There are now effectively two governments in Libya — one in Tripoli and the other further east in Benghazi — battling each other for influence and territory. The basic fault line is between the Islamists and the Nationalists and the struggle intensified after the Islamists lost heavily in the June Parliamentary election. Islamist leaders, alleging that the majority of members of the new Parliament were supporters of the former dictator, promptly initiated hostilities. The Libya Fajr Alliance, reportedly backed by Qatar, captured Tripoli and triggered the Egyptian-UAE airstrikes, prompting fears of a proxy war between Arab countries. Indeed Qatar has played host to the leading Islamist leader Ali Salabi and the UAE has backed Mahmoud Jibril, the leading nationalist politician.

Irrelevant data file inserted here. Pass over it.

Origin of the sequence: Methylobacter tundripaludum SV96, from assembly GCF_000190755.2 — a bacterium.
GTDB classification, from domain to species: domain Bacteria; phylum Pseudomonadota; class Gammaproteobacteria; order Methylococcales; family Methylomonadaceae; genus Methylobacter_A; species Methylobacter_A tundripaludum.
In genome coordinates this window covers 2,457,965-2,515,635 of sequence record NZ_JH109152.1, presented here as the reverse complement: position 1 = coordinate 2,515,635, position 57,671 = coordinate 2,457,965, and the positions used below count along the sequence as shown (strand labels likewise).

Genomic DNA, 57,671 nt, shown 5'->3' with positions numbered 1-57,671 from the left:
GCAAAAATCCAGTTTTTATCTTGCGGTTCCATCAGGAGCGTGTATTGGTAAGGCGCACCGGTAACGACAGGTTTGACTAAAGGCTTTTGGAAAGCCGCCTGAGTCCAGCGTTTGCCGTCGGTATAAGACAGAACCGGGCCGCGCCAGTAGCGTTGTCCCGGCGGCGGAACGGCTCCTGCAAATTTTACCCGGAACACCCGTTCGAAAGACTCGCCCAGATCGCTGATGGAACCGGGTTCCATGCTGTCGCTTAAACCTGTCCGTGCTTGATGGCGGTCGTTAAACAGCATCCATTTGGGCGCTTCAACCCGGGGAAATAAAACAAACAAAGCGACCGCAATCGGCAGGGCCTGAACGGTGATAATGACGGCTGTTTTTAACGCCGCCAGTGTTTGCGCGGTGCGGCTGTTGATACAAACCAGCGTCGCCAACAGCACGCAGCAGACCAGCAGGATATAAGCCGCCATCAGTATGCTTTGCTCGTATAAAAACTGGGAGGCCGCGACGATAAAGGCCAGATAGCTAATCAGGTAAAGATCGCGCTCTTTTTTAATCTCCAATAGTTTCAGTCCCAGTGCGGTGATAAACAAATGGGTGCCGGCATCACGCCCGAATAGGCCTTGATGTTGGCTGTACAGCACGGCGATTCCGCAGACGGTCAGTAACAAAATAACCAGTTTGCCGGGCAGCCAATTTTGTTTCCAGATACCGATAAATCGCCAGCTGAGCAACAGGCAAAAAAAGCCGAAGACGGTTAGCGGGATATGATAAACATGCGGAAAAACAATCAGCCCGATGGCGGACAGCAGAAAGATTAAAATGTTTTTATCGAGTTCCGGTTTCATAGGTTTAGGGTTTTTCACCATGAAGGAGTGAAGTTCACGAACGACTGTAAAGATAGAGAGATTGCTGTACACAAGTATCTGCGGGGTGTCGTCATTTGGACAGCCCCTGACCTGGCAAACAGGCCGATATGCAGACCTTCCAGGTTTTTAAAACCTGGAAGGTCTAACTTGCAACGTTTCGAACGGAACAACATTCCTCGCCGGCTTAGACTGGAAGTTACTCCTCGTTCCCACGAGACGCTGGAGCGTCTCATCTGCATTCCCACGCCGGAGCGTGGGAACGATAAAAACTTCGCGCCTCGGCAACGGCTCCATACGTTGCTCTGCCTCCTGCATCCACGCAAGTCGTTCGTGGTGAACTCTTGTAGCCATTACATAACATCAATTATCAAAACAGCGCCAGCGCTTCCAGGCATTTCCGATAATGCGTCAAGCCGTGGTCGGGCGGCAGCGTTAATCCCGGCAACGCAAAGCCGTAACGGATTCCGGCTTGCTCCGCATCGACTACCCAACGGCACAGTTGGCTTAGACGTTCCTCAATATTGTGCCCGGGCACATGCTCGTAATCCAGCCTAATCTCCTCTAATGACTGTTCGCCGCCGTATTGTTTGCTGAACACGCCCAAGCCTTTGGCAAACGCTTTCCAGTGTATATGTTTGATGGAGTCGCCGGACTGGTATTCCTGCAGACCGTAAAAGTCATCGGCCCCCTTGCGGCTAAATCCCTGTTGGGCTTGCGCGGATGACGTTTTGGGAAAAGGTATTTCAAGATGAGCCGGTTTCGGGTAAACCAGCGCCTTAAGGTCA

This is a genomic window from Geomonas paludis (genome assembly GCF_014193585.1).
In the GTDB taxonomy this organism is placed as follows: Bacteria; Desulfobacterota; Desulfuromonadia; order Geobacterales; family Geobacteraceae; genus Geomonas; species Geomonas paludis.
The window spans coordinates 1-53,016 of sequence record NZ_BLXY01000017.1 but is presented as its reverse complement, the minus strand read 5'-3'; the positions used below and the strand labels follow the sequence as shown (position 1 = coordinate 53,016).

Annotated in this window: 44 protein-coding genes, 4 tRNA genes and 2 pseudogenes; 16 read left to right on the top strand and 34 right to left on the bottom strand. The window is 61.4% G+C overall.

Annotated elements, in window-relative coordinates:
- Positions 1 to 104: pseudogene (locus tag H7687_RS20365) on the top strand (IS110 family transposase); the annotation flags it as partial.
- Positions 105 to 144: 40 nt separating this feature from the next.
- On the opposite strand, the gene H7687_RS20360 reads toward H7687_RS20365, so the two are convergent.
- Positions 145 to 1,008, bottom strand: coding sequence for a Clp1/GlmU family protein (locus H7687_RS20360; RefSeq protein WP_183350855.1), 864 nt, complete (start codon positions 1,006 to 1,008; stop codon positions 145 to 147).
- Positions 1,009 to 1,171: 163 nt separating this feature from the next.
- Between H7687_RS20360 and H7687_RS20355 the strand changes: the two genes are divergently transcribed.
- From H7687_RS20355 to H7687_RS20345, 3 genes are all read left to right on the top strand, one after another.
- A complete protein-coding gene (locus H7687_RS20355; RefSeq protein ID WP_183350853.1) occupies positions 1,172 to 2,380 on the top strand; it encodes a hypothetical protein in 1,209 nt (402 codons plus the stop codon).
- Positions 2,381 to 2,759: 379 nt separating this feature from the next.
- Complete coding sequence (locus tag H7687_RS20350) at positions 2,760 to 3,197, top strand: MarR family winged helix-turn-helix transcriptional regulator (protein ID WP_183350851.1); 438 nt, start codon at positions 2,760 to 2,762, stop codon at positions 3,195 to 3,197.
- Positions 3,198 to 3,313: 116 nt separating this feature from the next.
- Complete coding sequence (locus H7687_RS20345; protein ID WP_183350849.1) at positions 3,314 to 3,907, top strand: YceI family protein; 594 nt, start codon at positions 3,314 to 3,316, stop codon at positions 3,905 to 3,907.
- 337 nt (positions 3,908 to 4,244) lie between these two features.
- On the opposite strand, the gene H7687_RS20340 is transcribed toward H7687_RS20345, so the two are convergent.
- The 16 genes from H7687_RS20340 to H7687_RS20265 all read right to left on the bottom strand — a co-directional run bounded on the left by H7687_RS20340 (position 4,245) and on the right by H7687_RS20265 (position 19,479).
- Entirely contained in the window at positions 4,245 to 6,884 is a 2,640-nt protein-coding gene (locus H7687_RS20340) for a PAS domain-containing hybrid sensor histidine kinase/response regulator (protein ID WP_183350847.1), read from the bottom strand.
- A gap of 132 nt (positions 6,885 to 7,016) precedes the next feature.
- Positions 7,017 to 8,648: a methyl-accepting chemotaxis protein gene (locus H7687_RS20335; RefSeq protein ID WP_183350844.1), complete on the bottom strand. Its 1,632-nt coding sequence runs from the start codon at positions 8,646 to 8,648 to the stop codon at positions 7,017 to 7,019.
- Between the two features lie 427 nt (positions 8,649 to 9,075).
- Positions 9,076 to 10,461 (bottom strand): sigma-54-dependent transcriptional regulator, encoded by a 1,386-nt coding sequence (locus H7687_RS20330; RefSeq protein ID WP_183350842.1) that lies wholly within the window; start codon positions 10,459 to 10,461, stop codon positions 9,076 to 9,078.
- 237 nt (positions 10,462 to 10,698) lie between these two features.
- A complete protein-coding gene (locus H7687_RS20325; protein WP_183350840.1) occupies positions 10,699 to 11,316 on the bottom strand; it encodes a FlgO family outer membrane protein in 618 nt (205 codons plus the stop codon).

Violence and killings have continued in Libya ever since the Libyan dictator Muammar Gaddhafi was overthrown and killed three years ago. In October 2011, the Libyan state, also known as “Jamahiriya”, collapsed in the face of a massive onslaught from NATO, its regional allies and local collaborators with full support from the USA. Western military intervention not only destroyed the Gaddhafi regime but demolished and fragmented Libyan society as well, leaving Libya as a battleground for hundreds of heavily armed warring factions who have either looted weapons from state armories or received them directly from NATO and its allies.

Currently, the crisis is marked by regional alliances of armed militias based on clan and tribal affiliations. The militias have jihadist and Al-Qaida elements embedded in them, including the groups expelled from northern Mali by the French Army. A notable feature of these armed militias is their propensity to occupy and control institutions that can be used to generate financial flows and not to bring political stability by establishing a central political authority. The militias owe allegiance to local leaders and have sought to control seaports, airports and oil producing wells leading to bloody armed confrontations and killings of civilians.